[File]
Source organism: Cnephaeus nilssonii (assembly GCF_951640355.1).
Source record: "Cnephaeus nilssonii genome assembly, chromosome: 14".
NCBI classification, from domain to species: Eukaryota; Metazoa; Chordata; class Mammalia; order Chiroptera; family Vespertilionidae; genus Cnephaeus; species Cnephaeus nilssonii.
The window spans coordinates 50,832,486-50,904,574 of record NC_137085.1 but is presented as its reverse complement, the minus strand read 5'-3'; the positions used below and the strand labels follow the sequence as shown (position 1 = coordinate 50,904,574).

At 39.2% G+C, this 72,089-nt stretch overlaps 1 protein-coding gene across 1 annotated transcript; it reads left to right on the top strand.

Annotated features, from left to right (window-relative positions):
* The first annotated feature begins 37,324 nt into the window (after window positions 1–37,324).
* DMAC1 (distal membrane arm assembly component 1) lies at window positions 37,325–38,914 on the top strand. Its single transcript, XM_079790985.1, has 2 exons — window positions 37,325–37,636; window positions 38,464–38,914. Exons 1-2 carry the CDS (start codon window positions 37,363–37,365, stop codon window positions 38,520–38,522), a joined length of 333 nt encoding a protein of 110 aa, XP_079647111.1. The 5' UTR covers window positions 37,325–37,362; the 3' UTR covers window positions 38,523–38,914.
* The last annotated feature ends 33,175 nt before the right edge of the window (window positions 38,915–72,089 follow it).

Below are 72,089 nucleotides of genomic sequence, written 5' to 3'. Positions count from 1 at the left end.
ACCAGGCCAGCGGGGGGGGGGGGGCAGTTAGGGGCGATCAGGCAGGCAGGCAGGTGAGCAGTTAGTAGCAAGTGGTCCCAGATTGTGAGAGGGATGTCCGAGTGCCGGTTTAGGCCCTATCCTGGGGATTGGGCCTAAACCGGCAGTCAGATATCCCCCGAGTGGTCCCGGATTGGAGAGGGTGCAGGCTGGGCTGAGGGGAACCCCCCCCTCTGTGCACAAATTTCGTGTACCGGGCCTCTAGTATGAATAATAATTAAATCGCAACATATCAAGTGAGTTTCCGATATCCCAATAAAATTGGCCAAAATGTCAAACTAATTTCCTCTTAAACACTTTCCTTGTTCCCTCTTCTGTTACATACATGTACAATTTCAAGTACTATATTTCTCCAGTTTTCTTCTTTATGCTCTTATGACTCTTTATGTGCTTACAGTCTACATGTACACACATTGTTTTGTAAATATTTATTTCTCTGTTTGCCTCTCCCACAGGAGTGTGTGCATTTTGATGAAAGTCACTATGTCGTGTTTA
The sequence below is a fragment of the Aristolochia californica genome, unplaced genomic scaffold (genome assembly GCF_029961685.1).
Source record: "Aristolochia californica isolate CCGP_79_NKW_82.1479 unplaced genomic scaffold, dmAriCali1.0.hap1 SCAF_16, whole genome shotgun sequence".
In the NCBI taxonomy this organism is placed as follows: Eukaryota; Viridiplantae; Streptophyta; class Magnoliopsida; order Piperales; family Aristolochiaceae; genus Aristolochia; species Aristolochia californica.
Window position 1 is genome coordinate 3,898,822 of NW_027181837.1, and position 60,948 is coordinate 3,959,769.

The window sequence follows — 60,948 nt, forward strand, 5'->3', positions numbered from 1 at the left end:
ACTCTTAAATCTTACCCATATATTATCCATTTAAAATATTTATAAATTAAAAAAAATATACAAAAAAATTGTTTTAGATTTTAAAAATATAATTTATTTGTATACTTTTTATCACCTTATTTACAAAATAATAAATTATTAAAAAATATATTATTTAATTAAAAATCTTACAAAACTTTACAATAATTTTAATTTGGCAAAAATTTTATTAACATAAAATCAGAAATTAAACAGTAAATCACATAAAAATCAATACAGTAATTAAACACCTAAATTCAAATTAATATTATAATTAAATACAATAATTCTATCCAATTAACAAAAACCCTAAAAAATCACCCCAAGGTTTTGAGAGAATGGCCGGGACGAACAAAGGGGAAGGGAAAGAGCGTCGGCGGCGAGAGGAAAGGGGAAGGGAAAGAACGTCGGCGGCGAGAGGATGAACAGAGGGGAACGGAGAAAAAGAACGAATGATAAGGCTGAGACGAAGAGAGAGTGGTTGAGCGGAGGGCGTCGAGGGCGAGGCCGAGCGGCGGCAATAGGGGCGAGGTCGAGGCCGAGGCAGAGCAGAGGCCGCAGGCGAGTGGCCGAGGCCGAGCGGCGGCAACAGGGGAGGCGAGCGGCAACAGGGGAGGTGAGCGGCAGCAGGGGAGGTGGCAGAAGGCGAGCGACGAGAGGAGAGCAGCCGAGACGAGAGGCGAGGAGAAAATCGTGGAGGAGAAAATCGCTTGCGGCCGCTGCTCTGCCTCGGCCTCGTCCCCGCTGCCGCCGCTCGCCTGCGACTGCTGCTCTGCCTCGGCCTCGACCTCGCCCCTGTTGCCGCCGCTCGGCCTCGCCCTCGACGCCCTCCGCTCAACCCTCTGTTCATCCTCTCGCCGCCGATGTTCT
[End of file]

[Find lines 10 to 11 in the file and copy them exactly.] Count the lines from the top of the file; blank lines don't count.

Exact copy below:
Below are 72,089 nucleotides of genomic sequence, written 5' to 3'. Positions count from 1 at the left end.
ACCAGGCCAGCGGGGGGGGGGGGGCAGTTAGGGGCGATCAGGCAGGCAGGCAGGTGAGCAGTTAGTAGCAAGTGGTCCCAGATTGTGAGAGGGATGTCCGAGTGCCGGTTTAGGCCCTATCCTGGGGATTGGGCCTAAACCGGCAGTCAGATATCCCCCGAGTGGTCCCGGATTGGAGAGGGTGCAGGCTGGGCTGAGGGGAACCCCCCCCTCTGTGCACAAATTTCGTGTACCGGGCCTCTAGTATGAATAATAATTAAATCGCAACATATCAAGTGAGTTTCCGATATCCCAATAAAATTGGCCAAAATGTCAAACTAATTTCCTCTTAAACACTTTCCTTGTTCCCTCTTCTGTTACATACATGTACAATTTCAAGTACTATATTTCTCCAGTTTTCTTCTTTATGCTCTTATGACTCTTTATGTGCTTACAGTCTACATGTACACACATTGTTTTGTAAATATTTATTTCTCTGTTTGCCTCTCCCACAGGAGTGTGTGCATTTTGATGAAAGTCACTATGTCGTGTTTA